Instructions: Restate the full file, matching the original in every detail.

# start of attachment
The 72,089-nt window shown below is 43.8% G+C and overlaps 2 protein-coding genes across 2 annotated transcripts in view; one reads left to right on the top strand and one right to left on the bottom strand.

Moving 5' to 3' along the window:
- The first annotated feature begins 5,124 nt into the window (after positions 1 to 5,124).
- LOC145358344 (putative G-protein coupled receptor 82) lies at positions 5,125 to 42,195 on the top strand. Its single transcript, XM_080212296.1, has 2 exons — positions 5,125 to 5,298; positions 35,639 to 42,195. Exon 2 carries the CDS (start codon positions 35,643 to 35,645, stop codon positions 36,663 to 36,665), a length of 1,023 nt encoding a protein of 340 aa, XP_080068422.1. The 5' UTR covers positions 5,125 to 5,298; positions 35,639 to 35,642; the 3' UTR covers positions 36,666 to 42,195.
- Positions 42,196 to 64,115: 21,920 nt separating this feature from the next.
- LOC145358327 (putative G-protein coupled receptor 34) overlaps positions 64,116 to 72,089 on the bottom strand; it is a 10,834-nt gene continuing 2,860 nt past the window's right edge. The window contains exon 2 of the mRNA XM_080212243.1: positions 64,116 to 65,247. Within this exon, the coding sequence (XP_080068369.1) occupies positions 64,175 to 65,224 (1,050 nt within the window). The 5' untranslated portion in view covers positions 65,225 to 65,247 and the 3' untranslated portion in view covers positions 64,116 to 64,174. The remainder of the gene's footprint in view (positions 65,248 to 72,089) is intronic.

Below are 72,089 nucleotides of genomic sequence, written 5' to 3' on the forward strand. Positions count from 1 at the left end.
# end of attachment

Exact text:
The 72,089-nt window shown below is 43.8% G+C and overlaps 2 protein-coding genes across 2 annotated transcripts in view; one reads left to right on the top strand and one right to left on the bottom strand.

Moving 5' to 3' along the window:
- The first annotated feature begins 5,124 nt into the window (after positions 1 to 5,124).
- LOC145358344 (putative G-protein coupled receptor 82) lies at positions 5,125 to 42,195 on the top strand. Its single transcript, XM_080212296.1, has 2 exons — positions 5,125 to 5,298; positions 35,639 to 42,195. Exon 2 carries the CDS (start codon positions 35,643 to 35,645, stop codon positions 36,663 to 36,665), a length of 1,023 nt encoding a protein of 340 aa, XP_080068422.1. The 5' UTR covers positions 5,125 to 5,298; positions 35,639 to 35,642; the 3' UTR covers positions 36,666 to 42,195.
- Positions 42,196 to 64,115: 21,920 nt separating this feature from the next.
- LOC145358327 (putative G-protein coupled receptor 34) overlaps positions 64,116 to 72,089 on the bottom strand; it is a 10,834-nt gene continuing 2,860 nt past the window's right edge. The window contains exon 2 of the mRNA XM_080212243.1: positions 64,116 to 65,247. Within this exon, the coding sequence (XP_080068369.1) occupies positions 64,175 to 65,224 (1,050 nt within the window). The 5' untranslated portion in view covers positions 65,225 to 65,247 and the 3' untranslated portion in view covers positions 64,116 to 64,174. The remainder of the gene's footprint in view (positions 65,248 to 72,089) is intronic.

Below are 72,089 nucleotides of genomic sequence, written 5' to 3' on the forward strand. Positions count from 1 at the left end.